Our second meal at Jane's started with the gift-wrapped Brie ($5.90), a beautiful triangle of cheese papered with puff pastry and baked until evenly browned, then sparked by a blackberry-heavy coulis. The rack of lamb ($19.90) delivered ribs dripping with melted goat cheese, draped with spinach, and further wetted down with a tomato sauce that could have used more rosemary. (Lawrence has got to get over being so timid with the seasonings.) We ignored another pile of blah rice, as well as the incredibly bland saute of summer vegetables.
By the time I returned to Jane's for a third round, the restaurant had already sustained a one-two punch from Denver's dueling daily reviewers, who'd thumped "plain Jane" for an assortment of sins. As a result of those reviews, Jane's had lowered its prices by about a buck an entree, which brings the restaurant more securely into the Cherry Creek fold of "new American dining." But the Myerses also had revamped the menu, renaming the paella "risotto" (it tastes just as good under the new label), dumping some of the heavier entrees (as well as a chicken dish that one hired belly had described as visually pornographic) and replacing them with more innovative concoctions. I ordered one of the new items, a salad of prosciutto with melon and blackberries ($6.90) that paired the classic duo of salt-cured ham and cantaloupe with berries and a wild-berry vinaigrette. The salad was interesting but came up short on cantaloupe, a complaint echoed by a nearby table when the diners nabbed the manager to discuss their meal.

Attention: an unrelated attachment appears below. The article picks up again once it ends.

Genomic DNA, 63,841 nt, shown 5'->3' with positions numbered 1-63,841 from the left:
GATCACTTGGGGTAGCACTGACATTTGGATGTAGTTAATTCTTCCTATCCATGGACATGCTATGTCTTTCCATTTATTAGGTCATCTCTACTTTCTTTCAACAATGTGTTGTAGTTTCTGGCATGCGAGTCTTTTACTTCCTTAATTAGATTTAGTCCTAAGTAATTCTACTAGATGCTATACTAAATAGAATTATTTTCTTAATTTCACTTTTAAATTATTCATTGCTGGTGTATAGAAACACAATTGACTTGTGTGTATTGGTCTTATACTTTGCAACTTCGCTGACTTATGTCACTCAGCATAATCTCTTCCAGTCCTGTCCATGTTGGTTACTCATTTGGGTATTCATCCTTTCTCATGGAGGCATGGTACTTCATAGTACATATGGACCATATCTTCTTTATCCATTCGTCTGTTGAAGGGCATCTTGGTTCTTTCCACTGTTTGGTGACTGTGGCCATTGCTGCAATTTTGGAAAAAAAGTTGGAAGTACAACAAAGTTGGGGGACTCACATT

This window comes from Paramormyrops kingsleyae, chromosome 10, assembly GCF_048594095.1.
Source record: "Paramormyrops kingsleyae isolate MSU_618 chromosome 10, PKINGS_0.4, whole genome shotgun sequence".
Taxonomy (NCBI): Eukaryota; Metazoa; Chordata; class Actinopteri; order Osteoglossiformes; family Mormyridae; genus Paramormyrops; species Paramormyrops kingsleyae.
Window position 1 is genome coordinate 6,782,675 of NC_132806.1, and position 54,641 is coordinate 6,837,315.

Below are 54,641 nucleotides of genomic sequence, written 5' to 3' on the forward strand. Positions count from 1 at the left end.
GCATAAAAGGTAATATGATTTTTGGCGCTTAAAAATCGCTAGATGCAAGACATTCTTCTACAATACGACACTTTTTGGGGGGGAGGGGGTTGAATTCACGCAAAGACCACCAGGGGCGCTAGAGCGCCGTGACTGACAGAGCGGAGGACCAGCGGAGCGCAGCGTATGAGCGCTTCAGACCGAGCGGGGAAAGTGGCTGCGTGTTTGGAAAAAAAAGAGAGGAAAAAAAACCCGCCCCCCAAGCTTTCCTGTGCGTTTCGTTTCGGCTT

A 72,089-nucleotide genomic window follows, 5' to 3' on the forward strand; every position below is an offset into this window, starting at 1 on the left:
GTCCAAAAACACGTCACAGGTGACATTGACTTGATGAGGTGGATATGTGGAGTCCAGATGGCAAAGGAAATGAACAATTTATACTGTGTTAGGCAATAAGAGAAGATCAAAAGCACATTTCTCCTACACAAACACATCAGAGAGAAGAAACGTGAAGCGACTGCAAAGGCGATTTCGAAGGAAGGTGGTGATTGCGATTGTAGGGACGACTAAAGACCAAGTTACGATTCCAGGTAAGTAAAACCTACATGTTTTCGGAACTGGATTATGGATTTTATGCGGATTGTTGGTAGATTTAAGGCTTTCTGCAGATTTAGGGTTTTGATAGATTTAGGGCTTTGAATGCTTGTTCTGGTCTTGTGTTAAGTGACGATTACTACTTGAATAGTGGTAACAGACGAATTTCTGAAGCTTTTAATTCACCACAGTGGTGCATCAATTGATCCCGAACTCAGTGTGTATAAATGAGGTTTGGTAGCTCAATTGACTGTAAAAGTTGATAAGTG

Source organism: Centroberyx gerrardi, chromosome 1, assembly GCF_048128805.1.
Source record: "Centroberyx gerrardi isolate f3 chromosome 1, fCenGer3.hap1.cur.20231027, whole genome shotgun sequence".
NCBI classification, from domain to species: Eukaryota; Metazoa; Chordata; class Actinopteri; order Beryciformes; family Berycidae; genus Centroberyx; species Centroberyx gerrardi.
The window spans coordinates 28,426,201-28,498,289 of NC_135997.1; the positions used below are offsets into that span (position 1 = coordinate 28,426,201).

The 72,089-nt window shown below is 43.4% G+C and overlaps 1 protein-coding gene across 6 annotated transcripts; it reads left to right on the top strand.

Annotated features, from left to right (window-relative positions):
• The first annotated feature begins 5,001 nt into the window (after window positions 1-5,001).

To the manager's credit, he responded by traipsing to the kitchen and fetching a small plate of melon balls. Sadly, that's where this guy's helpfulness ended. While I sat through my one-and-a-half-hour meal--at least a half-hour too long for a lone diner to endure lunch--I watched ignored guests languish in the foyer while the manager chatted with a friend in the downstairs dining room, where he would run the second he finished whatever annoying official restaurant task he'd been forced to perform. Much of their friendly chitchat was a loud discourse on the two negative reviews, complete with swearing and critic-bashing that could be heard by a dining room full of people upstairs. This flagrant disregard for business lost Jane's at least two customers: After waiting almost ten minutes to be seated, a pair of men walked out in disgust, and a half-dozen already-seated parties were visibly irritated with the service (or lack thereof) before the waitstaff finally got wise and got the manager moving. But even then, service didn't improve much. This guy simply was not acting as the backup he was supposed to be: When the staff found itself in the weeds, there was no weed-whacker in sight.